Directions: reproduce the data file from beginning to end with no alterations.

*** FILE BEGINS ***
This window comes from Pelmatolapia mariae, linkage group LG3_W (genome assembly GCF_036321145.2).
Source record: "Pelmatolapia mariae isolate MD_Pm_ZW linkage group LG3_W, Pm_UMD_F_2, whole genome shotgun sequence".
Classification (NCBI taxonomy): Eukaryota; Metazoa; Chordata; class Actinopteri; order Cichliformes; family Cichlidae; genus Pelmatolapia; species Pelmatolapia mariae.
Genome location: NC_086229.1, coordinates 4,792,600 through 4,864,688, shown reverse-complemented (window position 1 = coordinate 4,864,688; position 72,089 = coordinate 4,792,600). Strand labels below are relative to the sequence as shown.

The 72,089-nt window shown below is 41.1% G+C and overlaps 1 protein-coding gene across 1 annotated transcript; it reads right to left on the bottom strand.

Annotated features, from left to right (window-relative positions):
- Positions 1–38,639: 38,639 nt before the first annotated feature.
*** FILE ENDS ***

This window comes from Pelmatolapia mariae, linkage group LG3_W (genome assembly GCF_036321145.2).
Source record: "Pelmatolapia mariae isolate MD_Pm_ZW linkage group LG3_W, Pm_UMD_F_2, whole genome shotgun sequence".
Classification (NCBI taxonomy): Eukaryota; Metazoa; Chordata; class Actinopteri; order Cichliformes; family Cichlidae; genus Pelmatolapia; species Pelmatolapia mariae.
Genome location: NC_086229.1, coordinates 4,792,600 through 4,864,688, shown reverse-complemented (window position 1 = coordinate 4,864,688; position 72,089 = coordinate 4,792,600). Strand labels below are relative to the sequence as shown.

The 72,089-nt window shown below is 41.1% G+C and overlaps 1 protein-coding gene across 1 annotated transcript; it reads right to left on the bottom strand.

Annotated features, from left to right (window-relative positions):
- Positions 1–38,639: 38,639 nt before the first annotated feature.